It’s nearing the end of my third week at St. Anne’s, so it’s definitely time for another blog post. Before we dive into the details, I thought it might be a good idea to clarify some of the jargon I’ll be using throughout my posts.
A ‘client’ or ‘service user’ is someone who has come to St. Anne’s for any kind of assistance, from help with housing or substance abuse problems, to just wanting a shower and a hot meal. St. Anne’s has many different clients, but my project is focused on those who are ‘vulnerably housed’. This term is a bit foggy; it covers just about everything from street homeless (what we tend to think of when we hear the word homeless) to someone living in a hostel, right the way through to people who actually have their own tenancy. You’ll soon pick it up!
Despite the fact that I’ve worked at St. Anne’s before (see my previous blog post) it still took some time to settle in again. For the first week, I heard a lot of “So what are you doing here, then?” “Do you work for a charity?” “Are you a support worker, or what?”. The team at St. Anne’s doesn’t usually change much, so a new face was something of a novelty for the service users.
After this initial novelty wore off, one of the biggest challenges I’ve faced during these first few weeks of the project is how to engage with the service users, and how to persuade them to chat to me about Spice. As you can imagine, some clients can be difficult at times, and often have a hard time trusting people they deem to be professionals (that includes me, apparently). It was my job to make them see that I wasn’t asking questions to be rude or critical, I was simply trying to find out more about Spice. Over the past three weeks, I’ve learnt (sometimes the hard way) how to put clients at ease, so I thought I’d share my top tips with you.
- Talk to services users as you would anyone else. People who are vulnerably housed are often cut off from the rest of society, they are used to being shunned and mistrusted. You need to show them that you respect them and their opinion, just like any other person. Be friendly, and don’t be frightened or too formal.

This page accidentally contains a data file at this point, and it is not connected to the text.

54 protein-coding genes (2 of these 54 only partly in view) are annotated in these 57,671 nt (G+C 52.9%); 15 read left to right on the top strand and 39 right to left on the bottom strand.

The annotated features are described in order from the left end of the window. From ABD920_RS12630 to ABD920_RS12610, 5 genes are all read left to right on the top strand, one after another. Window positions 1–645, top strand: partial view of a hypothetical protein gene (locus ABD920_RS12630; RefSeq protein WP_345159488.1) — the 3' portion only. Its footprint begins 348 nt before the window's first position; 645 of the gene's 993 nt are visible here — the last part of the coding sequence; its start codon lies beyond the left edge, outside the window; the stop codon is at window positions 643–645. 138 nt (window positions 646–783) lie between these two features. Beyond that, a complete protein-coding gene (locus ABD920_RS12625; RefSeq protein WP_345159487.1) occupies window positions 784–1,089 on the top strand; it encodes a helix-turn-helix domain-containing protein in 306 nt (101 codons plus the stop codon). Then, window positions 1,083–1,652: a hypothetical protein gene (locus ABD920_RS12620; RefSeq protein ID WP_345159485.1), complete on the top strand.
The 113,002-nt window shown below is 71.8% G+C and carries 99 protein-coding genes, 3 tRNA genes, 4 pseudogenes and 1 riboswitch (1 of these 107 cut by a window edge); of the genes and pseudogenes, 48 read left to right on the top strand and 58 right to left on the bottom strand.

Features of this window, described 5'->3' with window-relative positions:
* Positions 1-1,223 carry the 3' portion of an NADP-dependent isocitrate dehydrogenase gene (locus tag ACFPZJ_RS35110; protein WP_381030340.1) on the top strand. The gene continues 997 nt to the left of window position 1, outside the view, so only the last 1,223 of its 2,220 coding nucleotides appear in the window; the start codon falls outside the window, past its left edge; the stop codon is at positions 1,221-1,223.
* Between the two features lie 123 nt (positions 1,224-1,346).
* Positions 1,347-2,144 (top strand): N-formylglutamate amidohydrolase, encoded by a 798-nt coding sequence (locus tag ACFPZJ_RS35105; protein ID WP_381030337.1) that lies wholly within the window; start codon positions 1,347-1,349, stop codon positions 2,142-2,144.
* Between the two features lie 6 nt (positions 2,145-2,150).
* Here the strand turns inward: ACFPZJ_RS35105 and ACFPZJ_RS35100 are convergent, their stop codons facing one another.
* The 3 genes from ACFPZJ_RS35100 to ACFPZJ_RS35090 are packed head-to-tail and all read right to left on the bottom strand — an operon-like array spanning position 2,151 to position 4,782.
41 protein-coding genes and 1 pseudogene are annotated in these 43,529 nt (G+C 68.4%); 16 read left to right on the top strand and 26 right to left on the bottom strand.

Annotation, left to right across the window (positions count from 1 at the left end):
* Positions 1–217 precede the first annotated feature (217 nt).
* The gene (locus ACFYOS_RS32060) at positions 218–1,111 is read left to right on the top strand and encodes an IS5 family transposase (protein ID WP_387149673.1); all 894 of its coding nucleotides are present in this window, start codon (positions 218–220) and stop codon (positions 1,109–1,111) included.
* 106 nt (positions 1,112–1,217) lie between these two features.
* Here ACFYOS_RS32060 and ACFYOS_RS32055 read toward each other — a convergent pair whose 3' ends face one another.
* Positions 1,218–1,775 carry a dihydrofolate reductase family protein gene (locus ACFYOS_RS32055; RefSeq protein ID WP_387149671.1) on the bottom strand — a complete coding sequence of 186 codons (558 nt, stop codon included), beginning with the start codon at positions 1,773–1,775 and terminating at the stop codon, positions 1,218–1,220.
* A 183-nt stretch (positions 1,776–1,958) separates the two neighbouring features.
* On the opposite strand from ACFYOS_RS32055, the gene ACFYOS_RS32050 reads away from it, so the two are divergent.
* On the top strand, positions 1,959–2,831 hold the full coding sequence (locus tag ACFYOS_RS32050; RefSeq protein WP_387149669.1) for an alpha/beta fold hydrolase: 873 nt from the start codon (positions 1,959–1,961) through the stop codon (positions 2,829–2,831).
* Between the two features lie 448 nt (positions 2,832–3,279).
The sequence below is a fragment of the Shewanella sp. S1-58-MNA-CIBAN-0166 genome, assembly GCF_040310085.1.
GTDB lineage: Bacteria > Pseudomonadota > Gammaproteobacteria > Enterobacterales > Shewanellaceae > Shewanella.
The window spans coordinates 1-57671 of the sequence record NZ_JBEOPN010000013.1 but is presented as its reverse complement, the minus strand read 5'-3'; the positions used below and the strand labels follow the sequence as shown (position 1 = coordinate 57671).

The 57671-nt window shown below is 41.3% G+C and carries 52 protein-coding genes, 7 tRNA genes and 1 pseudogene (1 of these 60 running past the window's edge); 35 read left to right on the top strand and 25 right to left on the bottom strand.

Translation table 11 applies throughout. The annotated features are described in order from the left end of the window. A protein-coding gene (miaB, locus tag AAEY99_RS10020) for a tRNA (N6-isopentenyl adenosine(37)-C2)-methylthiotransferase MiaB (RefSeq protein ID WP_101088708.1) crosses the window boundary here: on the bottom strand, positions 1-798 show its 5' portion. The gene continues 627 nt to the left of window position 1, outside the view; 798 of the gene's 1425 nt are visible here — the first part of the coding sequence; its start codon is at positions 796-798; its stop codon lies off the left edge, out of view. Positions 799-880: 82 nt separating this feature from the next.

- Try to remember their name. Now, this seems pretty obvious, but I’ve found that it makes a huge difference to the service users at St. Anne’s. As I said before, the vulnerably housed often feel rejected by society and as a result can be quite defensive; making an effort to remember someone’s name lets them know that you’ve not just dismissed them because of their position.
- Let them be the expert. Compared to most of the services users I have spoken to, my knowledge of Spice (from its various effects to the price of a bag) is pretty rubbish. They are the experts, and it’s important that you treat them as such. Listen to what they say, it might sound odd or even silly to you but you’re not the one taking this drug, they are. I’ve found that this approach also helps to gain the trust of the service users; they spend a lot of time being on the receiving end of help or guidance (from doctors, social workers, etc.) so I think that they enjoy the chance to actually give their own opinions and advice.
So, using these basic ‘tools’ (if you like) I think I’ve managed to gain the trust of a lot of the clients. Many of them remember my name, and will say hello if they see me. It’s really nice to feel part of the community at St. Anne’s. In terms of my project, it’s helped me to engage with the service users and to get them to open up about their experiences with Spice. It’s a little too early to go into the details of my findings, but one thing in particular that has struck me is the sheer volume of service users that take Spice. I’d been told that it was very popular among the vulnerably housed by both the staff at St. Anne’s and associated health professionals, but I didn’t quite understand the scale of the problem until I witnessed it first-hand. Literally every single person I have asked in the last three weeks has taken Spice at least once.
The poster shown below is displayed in the reception area of St. Anne’s; I walk past it every day. Worryingly, during my time here I have spoken to clients and staff who have experienced (or witnessed someone else experiencing) all of the listed effects of so-called ‘legal highs’. It’s not pleasant to talk about, but hopefully my project will play a small part in raising the public’s awareness of the dangers of Spice.